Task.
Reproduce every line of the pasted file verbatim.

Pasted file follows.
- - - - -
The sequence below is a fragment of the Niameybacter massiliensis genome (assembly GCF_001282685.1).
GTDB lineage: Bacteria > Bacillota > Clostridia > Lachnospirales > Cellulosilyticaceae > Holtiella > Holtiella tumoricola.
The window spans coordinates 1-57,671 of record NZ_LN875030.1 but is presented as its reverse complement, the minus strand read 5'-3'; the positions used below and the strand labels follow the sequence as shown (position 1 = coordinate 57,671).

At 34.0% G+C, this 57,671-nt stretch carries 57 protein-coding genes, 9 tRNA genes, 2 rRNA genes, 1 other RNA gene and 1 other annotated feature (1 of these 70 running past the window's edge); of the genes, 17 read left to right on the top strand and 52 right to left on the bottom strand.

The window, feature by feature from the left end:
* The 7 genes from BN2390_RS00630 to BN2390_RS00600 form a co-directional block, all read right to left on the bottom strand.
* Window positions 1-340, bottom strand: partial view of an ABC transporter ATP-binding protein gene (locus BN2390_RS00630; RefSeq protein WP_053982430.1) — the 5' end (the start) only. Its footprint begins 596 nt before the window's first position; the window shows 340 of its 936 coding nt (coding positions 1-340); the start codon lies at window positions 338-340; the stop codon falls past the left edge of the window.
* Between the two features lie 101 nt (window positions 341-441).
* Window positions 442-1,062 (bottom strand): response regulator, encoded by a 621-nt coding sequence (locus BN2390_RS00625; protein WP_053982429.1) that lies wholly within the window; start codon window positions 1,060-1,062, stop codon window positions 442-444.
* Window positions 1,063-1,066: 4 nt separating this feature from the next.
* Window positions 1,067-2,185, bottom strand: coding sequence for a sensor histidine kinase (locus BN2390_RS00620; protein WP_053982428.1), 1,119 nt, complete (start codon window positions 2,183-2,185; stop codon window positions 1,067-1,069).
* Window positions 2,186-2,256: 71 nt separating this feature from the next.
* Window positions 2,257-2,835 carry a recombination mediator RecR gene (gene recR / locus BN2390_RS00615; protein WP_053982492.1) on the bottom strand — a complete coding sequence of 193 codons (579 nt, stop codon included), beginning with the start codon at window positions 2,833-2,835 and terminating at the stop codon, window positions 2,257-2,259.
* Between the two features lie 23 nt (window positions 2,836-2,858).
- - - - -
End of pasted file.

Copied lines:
The sequence below is a fragment of the Niameybacter massiliensis genome (assembly GCF_001282685.1).
GTDB lineage: Bacteria > Bacillota > Clostridia > Lachnospirales > Cellulosilyticaceae > Holtiella > Holtiella tumoricola.
The window spans coordinates 1-57,671 of record NZ_LN875030.1 but is presented as its reverse complement, the minus strand read 5'-3'; the positions used below and the strand labels follow the sequence as shown (position 1 = coordinate 57,671).

At 34.0% G+C, this 57,671-nt stretch carries 57 protein-coding genes, 9 tRNA genes, 2 rRNA genes, 1 other RNA gene and 1 other annotated feature (1 of these 70 running past the window's edge); of the genes, 17 read left to right on the top strand and 52 right to left on the bottom strand.

The window, feature by feature from the left end:
* The 7 genes from BN2390_RS00630 to BN2390_RS00600 form a co-directional block, all read right to left on the bottom strand.
* Window positions 1-340, bottom strand: partial view of an ABC transporter ATP-binding protein gene (locus BN2390_RS00630; RefSeq protein WP_053982430.1) — the 5' end (the start) only. Its footprint begins 596 nt before the window's first position; the window shows 340 of its 936 coding nt (coding positions 1-340); the start codon lies at window positions 338-340; the stop codon falls past the left edge of the window.
* Between the two features lie 101 nt (window positions 341-441).
* Window positions 442-1,062 (bottom strand): response regulator, encoded by a 621-nt coding sequence (locus BN2390_RS00625; protein WP_053982429.1) that lies wholly within the window; start codon window positions 1,060-1,062, stop codon window positions 442-444.
* Window positions 1,063-1,066: 4 nt separating this feature from the next.
* Window positions 1,067-2,185, bottom strand: coding sequence for a sensor histidine kinase (locus BN2390_RS00620; protein WP_053982428.1), 1,119 nt, complete (start codon window positions 2,183-2,185; stop codon window positions 1,067-1,069).
* Window positions 2,186-2,256: 71 nt separating this feature from the next.
* Window positions 2,257-2,835 carry a recombination mediator RecR gene (gene recR / locus BN2390_RS00615; protein WP_053982492.1) on the bottom strand — a complete coding sequence of 193 codons (579 nt, stop codon included), beginning with the start codon at window positions 2,833-2,835 and terminating at the stop codon, window positions 2,257-2,259.
* Between the two features lie 23 nt (window positions 2,836-2,858).